__________________________________________________________________________1st layer; Anti-halation layer (HC)Black colloidal silver        0.15    gUV absorber (UV-1)            0.20    gColored cyan coupler (CC-1)   0.02    gHigh boiling solvent (Oil-1)  0.20    gHigh boiling solvent (Oil-2)  0.20    gGelatin                       1.6     g2nd layer; Intermediate layer (IL-1)Gelatin                       1.3     g3rd layer; Low sensitive red sensitivity emulsion layer (R-L)Silver bromoiodide emulsion (average grain size is 0.3                         0.4     gμm) (average iodide content is 2.0 mol %)Silver bromoiodide emulsion (average grain size is 0.4                         0.3     gμm) (average iodide content is 8.0 mol %)Sensitizing dye (S-1)         3.2  10.sup.-4 (mol/mol of silver)Sensitizing dye (S-2)         3.2  10.sup.-4 (mol/mol of silver)Sensitizing dye (S-3)         0.2  10.sup.-4 (mol/mol of silver)Cyan coupler (C-1)            0.50    gCyan coupler (C-2)            0.13    gColored cyan coupler (CC-1)   0.07    gDIR compound (D-1)            0.006   gDIR compound (D-2)            0.01    gHigh boiling solvent (Oil-1)  0.55    gGelatin                       1.0     g4th layer; High sensitive red sensitivity emulsion layer (R-H)Silver bromoiodide emulsion (average grain size is 0.7                         0.9     gμm) (average iodide content amount is 7.5 mol %)Sensitizing dye (S-1)         1.7  10.sup.-4 (mol/mol of silver)Sensitizing dye (S-2)         1.6  10.sup.-4 (mol/mol of silver)Sensitizing dye (S-3)         0.1  10.sup.-4 (mol/mol of silver)Cyan coupler (C-2)            0.23    gColored cyan coupler (CC-1)   0.03    gDIR compound (D-2)            0.02    gHigh boiling solvent (Oil-1)  0.25    gGelatin                       1.0     g5th layer; Intermediate layer (IL-2)Gelatin                       0.8     g6th layer; Low sensitive green sensitivity emulsion layer (G-L)Silver bromoiodide emulsion (average grain size is 0.4                         0.6     gμm) (average iodide content is 8.0 mol %)Silver bromoiodide emulsion (average grain size is 0.3                         0.2     gμm) (average iodide content is 2.0 mol %)Sensitizing dye (S-4)         6.7  10.sup.-4 (mol/mol of silver)Sensitizing dye (S-5)         0.8  10.sup.-4 (mol/mol of silver)Magenta coupler (M-1)         0.45    gColored magenta coupler (CM-1)                         0.10    gDIR compound (D-3)            0.02    gHigh boiling solvent (Oil-2)  0.7     gGelatin                       1.0     g7th layer; High sensitive red sensitivity emulsion layer (G-H)Silver bromoiodide emulsion (average grain size is 0.7                         0.9     gμm) (average iodide content is 7.5 mol %)Sensitizing dye (S-6)         1.1  10.sup.-4 (mol/mol of silver)Sensitizing dye (S-7)         2.0  10.sup.-4 (mol/mol of silver)Sensitizing dye (S-8)         0.3  10.sup.-4 (mol/mol of silver)Magenta coupler (M-1)         0.35    gColored cyan coupler (CM-1)   0.04    gDIR compound (D-3)            0.004   gHigh boiling solvent (Oil-2)  0.35    gGelatin                       1.0     g8th layer; Yellow filter layer (YC)Yellow colloidal layer        0.1     gAdditive (HS-1)               0.07    gAdditive (HS-2)               0.07    gAdditive (SC-1)               0.12    gHigh boiling solvent (Oil-2)  0.15    gGelatin                       1.0     g9th layer; Low sensitive blue sensitivity emulsion layer (B-L)Silver bromoiodide emulsion (average grain size is 0.3                         0.25    gμm) (average iodide content is 2.0 mol %)Silver bromoiodide emulsion (average grain size is 0.4                         0.25    gμm) (average iodide content is 8.0 mol %)Sensitizing dye (S-9)         5.8  10.sup.-4 (mol/mol of silver)Yellow coupler (Y-1)          0.6     gYellow coupler (Y-2)          0.32    gDIR compound (D-1)            0.003   gDIR compound (D-2)            0.006   gHigh boiling solvent (Oil-2)  0.18    gGelatin                       1.3     g10th layer; High sensitive blue sensitivity emulsion layer (B-H)Silver bromoiodide emulsion (average grain size is 0.8                         0.5     gμm) (average iodide content is 8.5 mol %)Sensitizing dye (S-10)          3  10.sup.-4 (mol/mol of silver)Sensitizing dye (S-11)        1.2  10.sup.-4 (mol/mol of silver)Yellow coupler (Y-1)          0.18    gYellow coupler (Y-2)          0.10    gHigh boiling solvent (Oil-2)  0.05    gGelatin                       1.0     g11th layer; 1st protective layer (PRO-1)Silver bromoiodide (average grain size is 0.08 μm)                         0.3     gUV-absorber (UV-1)            0.07    gUV-absorber (UV-2)            0.10    gAdditive (HS-1)               0.2     gAdditive (HS-2)               0.1     gHigh boiling solvent (Oil-1)  0.07    gHigh boiling solvent (Oil-3)  0.07    gGelatin                       0.8     g12th layer; 2nd protective layer (PRO-2)Compound A                    0.04    gCompound B                    0.004   gPolymethylmethacrylate (average particle size is 3 μm)                         0.02    gCopolymer wherein methylmethaacrylate:                         0.13    gethylmethaacrylate : methaacrylic acid = 3:3:4 (byweight) (average particle size is 3 μm)__________________________________________________________________________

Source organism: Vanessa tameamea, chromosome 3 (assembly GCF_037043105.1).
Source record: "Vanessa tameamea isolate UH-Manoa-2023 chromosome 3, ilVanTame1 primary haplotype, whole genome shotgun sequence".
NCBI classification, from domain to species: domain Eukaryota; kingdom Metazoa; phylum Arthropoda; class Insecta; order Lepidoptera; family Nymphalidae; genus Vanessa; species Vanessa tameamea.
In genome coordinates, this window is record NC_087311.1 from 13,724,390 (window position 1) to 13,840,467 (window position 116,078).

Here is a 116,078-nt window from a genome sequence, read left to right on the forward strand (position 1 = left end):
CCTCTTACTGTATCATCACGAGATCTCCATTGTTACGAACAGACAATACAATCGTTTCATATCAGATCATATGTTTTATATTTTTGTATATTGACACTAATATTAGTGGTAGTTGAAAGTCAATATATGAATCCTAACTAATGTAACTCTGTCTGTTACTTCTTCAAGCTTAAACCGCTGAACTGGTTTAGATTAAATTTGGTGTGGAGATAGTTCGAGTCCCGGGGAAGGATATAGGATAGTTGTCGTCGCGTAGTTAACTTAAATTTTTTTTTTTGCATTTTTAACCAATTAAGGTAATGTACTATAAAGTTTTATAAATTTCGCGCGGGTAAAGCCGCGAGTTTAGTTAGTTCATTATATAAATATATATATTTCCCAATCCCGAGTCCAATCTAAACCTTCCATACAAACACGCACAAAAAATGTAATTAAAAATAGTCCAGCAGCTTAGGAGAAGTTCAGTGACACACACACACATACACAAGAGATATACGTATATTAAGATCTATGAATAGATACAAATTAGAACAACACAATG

Incidentally, the above-mentioned light-sensitive material 101 contains compounds SU-1 and SU-2, a viscosity regulator, hardeners H-1 and H-2, stabilizer ST-1, antifoggants AF-1 and AF-2 (whose weight average molecular weight are respectively 10,000 and 1,100,000), dyes AI-1, AI-2 and DI-1 (9.4 g/m2).